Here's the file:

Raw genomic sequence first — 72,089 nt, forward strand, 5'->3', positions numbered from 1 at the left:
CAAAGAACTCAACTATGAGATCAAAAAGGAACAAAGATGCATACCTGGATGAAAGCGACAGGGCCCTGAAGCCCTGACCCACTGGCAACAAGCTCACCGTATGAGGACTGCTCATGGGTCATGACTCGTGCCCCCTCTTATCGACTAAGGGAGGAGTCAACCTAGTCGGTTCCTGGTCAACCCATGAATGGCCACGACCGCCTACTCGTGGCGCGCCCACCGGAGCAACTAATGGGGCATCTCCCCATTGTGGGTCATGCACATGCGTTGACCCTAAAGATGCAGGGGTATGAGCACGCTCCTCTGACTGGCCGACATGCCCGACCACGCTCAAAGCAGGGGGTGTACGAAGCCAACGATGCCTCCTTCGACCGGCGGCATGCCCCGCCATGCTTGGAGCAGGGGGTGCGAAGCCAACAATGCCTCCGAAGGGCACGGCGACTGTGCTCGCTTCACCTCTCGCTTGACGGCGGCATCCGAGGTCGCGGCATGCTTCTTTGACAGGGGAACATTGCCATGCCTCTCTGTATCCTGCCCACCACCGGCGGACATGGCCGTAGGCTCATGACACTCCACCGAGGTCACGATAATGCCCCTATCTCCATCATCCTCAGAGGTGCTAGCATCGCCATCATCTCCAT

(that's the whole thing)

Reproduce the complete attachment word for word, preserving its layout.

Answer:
Raw genomic sequence first — 72,089 nt, forward strand, 5'->3', positions numbered from 1 at the left:
CAAAGAACTCAACTATGAGATCAAAAAGGAACAAAGATGCATACCTGGATGAAAGCGACAGGGCCCTGAAGCCCTGACCCACTGGCAACAAGCTCACCGTATGAGGACTGCTCATGGGTCATGACTCGTGCCCCCTCTTATCGACTAAGGGAGGAGTCAACCTAGTCGGTTCCTGGTCAACCCATGAATGGCCACGACCGCCTACTCGTGGCGCGCCCACCGGAGCAACTAATGGGGCATCTCCCCATTGTGGGTCATGCACATGCGTTGACCCTAAAGATGCAGGGGTATGAGCACGCTCCTCTGACTGGCCGACATGCCCGACCACGCTCAAAGCAGGGGGTGTACGAAGCCAACGATGCCTCCTTCGACCGGCGGCATGCCCCGCCATGCTTGGAGCAGGGGGTGCGAAGCCAACAATGCCTCCGAAGGGCACGGCGACTGTGCTCGCTTCACCTCTCGCTTGACGGCGGCATCCGAGGTCGCGGCATGCTTCTTTGACAGGGGAACATTGCCATGCCTCTCTGTATCCTGCCCACCACCGGCGGACATGGCCGTAGGCTCATGACACTCCACCGAGGTCACGATAATGCCCCTATCTCCATCATCCTCAGAGGTGCTAGCATCGCCATCATCTCCAT